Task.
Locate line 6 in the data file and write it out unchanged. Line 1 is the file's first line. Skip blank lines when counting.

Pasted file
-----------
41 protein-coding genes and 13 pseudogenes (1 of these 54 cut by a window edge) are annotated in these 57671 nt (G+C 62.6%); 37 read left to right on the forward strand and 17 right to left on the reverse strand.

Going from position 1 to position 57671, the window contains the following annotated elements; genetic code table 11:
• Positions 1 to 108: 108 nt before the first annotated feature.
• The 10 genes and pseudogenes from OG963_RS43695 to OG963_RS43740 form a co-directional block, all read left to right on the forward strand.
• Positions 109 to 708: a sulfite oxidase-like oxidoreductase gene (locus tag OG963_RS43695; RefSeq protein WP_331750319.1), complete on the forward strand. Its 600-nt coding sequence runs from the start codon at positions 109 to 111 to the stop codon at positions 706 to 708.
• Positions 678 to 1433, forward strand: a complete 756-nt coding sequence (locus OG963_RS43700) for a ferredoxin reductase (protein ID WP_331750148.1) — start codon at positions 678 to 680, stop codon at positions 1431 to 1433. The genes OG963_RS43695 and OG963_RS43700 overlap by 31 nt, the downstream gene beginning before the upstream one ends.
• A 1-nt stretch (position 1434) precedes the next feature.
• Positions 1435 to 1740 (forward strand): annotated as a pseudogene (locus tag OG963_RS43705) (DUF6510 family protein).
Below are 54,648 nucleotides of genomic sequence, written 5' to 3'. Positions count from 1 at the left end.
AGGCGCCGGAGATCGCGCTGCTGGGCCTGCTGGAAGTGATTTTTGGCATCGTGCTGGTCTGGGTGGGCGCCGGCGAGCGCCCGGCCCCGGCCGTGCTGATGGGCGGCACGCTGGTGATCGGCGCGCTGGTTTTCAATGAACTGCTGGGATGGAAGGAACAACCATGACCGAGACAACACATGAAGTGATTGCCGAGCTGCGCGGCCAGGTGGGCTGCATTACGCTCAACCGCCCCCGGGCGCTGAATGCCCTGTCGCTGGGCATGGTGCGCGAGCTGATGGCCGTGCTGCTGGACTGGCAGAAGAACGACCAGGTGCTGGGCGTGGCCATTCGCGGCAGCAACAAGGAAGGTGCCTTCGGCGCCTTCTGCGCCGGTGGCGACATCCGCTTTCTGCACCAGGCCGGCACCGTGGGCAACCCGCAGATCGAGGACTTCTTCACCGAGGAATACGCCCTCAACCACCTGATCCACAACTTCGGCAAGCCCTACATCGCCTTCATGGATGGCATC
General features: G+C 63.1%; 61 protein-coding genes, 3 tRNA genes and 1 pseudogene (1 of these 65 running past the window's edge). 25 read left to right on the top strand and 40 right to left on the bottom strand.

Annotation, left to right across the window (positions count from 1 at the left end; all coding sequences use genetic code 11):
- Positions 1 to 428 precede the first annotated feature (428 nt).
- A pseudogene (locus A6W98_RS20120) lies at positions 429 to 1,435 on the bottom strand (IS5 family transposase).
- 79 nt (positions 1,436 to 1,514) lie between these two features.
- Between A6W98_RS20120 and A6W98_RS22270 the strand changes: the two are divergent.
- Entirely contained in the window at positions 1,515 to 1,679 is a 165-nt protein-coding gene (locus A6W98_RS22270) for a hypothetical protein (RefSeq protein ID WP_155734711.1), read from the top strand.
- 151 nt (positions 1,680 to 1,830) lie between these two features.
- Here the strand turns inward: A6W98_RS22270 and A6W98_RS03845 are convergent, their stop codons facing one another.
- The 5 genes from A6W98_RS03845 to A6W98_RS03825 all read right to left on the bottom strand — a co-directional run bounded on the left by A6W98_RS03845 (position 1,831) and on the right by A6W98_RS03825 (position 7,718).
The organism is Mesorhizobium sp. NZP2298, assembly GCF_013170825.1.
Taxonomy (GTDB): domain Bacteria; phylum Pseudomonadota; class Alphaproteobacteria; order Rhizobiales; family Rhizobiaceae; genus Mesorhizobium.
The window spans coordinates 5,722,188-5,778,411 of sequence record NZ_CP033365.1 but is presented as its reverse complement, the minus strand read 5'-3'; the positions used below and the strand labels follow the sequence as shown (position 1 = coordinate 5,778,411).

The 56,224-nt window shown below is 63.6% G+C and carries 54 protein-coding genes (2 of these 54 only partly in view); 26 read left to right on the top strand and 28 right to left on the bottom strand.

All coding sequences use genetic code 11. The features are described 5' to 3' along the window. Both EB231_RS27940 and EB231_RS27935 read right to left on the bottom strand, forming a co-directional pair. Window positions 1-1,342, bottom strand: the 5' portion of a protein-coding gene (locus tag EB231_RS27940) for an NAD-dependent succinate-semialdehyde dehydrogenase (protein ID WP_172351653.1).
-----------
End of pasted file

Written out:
• Positions 678 to 1433, forward strand: a complete 756-nt coding sequence (locus OG963_RS43700) for a ferredoxin reductase (protein ID WP_331750148.1) — start codon at positions 678 to 680, stop codon at positions 1431 to 1433. The genes OG963_RS43695 and OG963_RS43700 overlap by 31 nt, the downstream gene beginning before the upstream one ends.